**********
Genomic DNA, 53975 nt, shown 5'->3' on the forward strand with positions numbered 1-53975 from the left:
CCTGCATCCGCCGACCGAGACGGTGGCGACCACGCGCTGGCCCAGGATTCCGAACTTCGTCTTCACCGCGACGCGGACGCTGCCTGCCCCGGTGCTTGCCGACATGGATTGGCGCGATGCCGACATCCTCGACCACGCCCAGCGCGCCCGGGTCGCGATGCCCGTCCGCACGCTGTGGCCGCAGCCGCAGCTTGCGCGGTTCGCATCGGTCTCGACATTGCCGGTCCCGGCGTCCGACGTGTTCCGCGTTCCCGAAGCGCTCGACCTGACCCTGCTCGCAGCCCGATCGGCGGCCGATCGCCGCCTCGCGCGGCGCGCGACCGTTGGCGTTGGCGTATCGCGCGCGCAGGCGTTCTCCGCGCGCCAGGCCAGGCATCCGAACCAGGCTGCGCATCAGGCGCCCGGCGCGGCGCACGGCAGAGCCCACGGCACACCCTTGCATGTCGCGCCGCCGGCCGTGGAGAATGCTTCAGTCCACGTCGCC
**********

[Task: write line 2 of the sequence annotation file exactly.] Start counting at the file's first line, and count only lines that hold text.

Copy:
CCTGCATCCGCCGACCGAGACGGTGGCGACCACGCGCTGGCCCAGGATTCCGAACTTCGTCTTCACCGCGACGCGGACGCTGCCTGCCCCGGTGCTTGCCGACATGGATTGGCGCGATGCCGACATCCTCGACCACGCCCAGCGCGCCCGGGTCGCGATGCCCGTCCGCACGCTGTGGCCGCAGCCGCAGCTTGCGCGGTTCGCATCGGTCTCGACATTGCCGGTCCCGGCGTCCGACGTGTTCCGCGTTCCCGAAGCGCTCGACCTGACCCTGCTCGCAGCCCGATCGGCGGCCGATCGCCGCCTCGCGCGGCGCGCGACCGTTGGCGTTGGCGTATCGCGCGCGCAGGCGTTCTCCGCGCGCCAGGCCAGGCATCCGAACCAGGCTGCGCATCAGGCGCCCGGCGCGGCGCACGGCAGAGCCCACGGCACACCCTTGCATGTCGCGCCGCCGGCCGTGGAGAATGCTTCAGTCCACGTCGCC